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The UK National Security and Investment Act – Guidance Notes
Wednesday, September 14, 2022

On 4 January 2022, the UK National Security and Investment Act 2021 (NSI Act) came into full force. As we previously noted, the NSI Act grants the UK government wide new powers to scrutinise and intervene in acquisitions and investments on grounds of national security and made it necessary to notify related transactions in 17 key sectors.

Since its introduction, the UK government on 16 June produced an annual report which provided insights into the regime and operational takeaways. Not long after on 19 July, the UK government produced market guidance notes (Guidance) highlighting feedback received from the implementation of the NSI Act, particularly focusing on mandatory notifications along with real-life scenarios faced. This details further implications and impact of the introductions of the NSI Act. The Guidance was published in addition to the new guidance on the applicability of the NSI Act to new-build downstream gas and electricity assets.


As a general point, clear language and specific references to the activities of the qualifying entity or asset should be made, particularly in relation to sector definitions in the notifiable acquisition regulations.

Structure charts highlighting the ultimate beneficial ownership of both the qualifying entity and the acquirer should be included in order for the government to decide whether to use the call-in power. Information covering periods before and after the acquisition being completed should be included.

Temporary Acquisitions of Control

The appointment of liquidators and receivers may qualify as an acquisition under the NSI Act, and in some circumstances where notifiable acquisition criteria are met, mandatory notification may be required.

The Guidance provides examples of two scenarios:

  1. Shares of a solvent entity are owned by the liquidated entity. The liquidator or receiver has voting rights over these shares during the insolvency proceeding and before these shares are sold. This is a control acquisition that may necessitate mandatory notice if certain conditions are met, such as whether the solvent company engages in the activities listed in the notifiable acquisition requirements.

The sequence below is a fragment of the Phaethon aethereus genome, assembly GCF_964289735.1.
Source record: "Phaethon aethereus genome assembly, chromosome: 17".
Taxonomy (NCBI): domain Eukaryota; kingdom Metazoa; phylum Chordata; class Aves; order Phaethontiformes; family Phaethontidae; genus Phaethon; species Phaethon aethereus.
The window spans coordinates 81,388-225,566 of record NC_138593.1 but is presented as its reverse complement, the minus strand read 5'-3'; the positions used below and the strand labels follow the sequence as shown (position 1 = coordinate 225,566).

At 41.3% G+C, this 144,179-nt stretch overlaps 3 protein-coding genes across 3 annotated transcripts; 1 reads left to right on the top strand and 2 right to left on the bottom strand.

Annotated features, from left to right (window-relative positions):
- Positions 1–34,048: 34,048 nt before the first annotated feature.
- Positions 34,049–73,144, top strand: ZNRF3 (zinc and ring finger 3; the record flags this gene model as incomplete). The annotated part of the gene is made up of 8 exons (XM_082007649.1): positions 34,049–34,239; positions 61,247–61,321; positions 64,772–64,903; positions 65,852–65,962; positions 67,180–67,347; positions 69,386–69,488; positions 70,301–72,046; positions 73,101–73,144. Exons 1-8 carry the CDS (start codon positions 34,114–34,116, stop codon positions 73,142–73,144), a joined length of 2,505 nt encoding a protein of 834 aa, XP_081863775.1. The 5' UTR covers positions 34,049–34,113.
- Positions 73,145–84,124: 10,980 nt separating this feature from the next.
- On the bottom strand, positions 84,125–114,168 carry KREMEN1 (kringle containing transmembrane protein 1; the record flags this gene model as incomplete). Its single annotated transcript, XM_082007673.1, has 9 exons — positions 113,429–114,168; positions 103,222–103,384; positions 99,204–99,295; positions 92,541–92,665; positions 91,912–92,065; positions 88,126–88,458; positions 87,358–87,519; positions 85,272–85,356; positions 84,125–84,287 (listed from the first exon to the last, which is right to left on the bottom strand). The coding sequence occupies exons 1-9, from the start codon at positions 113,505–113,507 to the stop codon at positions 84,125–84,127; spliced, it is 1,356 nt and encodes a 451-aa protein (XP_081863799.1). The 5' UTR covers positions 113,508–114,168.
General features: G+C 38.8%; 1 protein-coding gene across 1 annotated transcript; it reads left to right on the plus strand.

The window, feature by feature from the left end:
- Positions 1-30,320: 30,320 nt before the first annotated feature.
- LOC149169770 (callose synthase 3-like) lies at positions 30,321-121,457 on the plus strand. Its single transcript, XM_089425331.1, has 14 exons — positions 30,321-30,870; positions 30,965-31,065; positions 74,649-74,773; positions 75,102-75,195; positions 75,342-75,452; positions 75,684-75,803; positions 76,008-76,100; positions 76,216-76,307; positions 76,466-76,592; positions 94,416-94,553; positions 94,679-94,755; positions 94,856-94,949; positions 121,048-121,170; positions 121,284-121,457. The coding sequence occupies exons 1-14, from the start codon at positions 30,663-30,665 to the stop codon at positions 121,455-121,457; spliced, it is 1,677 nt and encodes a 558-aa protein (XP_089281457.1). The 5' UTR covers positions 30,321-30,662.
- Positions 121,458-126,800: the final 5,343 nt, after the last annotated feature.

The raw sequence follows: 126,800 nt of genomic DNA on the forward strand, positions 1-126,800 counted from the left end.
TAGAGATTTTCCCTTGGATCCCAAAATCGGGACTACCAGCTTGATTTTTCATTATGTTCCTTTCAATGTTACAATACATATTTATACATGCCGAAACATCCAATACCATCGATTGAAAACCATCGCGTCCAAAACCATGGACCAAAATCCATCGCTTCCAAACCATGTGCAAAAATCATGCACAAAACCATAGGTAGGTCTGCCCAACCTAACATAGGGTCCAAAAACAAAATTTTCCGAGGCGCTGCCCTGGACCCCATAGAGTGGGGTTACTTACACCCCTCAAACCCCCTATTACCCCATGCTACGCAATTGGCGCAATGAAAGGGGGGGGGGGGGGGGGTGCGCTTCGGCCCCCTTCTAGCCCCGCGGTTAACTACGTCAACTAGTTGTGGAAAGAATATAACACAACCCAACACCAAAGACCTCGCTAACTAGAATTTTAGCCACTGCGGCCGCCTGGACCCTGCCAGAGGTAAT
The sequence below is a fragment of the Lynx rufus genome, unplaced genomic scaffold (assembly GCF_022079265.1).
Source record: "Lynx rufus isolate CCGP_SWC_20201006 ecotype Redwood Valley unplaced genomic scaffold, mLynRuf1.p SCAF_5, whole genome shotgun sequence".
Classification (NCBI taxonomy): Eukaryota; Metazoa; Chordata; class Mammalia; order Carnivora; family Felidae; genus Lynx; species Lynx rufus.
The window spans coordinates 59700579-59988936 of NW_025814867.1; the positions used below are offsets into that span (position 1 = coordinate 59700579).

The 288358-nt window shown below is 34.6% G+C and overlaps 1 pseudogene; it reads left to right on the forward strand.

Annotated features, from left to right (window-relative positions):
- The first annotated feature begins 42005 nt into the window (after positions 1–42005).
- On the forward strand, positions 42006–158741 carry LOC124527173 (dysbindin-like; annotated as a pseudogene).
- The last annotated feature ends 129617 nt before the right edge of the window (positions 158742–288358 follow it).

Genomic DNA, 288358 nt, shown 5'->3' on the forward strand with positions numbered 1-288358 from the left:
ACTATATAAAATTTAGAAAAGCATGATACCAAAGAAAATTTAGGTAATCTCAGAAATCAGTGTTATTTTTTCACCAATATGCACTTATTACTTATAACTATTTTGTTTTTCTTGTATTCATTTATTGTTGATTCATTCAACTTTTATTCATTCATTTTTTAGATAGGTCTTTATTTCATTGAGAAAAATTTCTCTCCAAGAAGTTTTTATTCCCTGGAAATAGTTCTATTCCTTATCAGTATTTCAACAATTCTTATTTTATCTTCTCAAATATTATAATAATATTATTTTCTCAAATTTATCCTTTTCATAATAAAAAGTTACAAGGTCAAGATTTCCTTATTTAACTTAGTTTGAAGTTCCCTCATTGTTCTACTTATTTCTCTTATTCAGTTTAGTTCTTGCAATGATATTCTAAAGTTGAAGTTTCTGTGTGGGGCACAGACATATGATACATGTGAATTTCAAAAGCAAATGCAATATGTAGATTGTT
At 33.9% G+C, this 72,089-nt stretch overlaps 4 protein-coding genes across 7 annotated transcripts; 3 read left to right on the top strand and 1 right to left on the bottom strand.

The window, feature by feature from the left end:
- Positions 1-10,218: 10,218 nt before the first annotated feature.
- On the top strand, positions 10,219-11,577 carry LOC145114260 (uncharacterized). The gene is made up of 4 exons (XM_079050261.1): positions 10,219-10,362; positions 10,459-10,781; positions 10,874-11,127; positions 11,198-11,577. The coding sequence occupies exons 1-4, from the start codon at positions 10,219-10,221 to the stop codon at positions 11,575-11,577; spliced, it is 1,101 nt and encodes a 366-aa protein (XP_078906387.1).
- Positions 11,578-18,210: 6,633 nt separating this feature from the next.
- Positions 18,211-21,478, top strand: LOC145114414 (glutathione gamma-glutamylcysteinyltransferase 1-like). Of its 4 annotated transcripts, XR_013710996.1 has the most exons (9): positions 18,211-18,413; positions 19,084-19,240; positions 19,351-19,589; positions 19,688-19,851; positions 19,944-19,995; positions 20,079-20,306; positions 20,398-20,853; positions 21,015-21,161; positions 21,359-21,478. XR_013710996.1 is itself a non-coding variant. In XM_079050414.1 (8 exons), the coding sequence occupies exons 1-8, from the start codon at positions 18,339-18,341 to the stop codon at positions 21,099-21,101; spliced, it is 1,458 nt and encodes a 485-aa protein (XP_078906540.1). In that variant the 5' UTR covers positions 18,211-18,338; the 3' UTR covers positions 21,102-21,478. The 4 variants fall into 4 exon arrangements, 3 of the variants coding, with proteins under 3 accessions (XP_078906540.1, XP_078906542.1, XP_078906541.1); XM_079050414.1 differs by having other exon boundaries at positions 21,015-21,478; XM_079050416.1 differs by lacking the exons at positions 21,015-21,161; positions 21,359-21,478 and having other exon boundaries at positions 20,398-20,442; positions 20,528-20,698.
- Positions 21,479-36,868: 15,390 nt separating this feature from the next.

2. Shares held by a bankrupt director in a solvent entity which are transferred to a trustee during an insolvency process. This is an acquisition of control that may require mandatory acquisition requirements if certain conditions are met, such as whether the solvent company engages in the activities listed in the notifiable acquisition requirements.

Security Over Shares

The granting of certain share security types, in which title to the shares is not transferred to the secured lender (or its nominee), is not a notifiable acquisition requiring mandatory notification due to the fact that no acquisition of control being acquired. This is the case even if it involves an entity engaging in activities covered by the Notifiable Acquisition Regulations. However, where security taken over shares involves the legal transfer of ownership, such as a Scottish share pledge, this could give rise to a notifiable trigger event.

Unless the security entails ongoing control by the pledgee over the secured shares, the issuance of security over shares is not a notifiable occurrence. However, in certain situations, enforcing such a security where the secured shares are in a qualifying firm engaged in a mandated sector may result in a mandatory notice.

Indirect Acquisitions of Control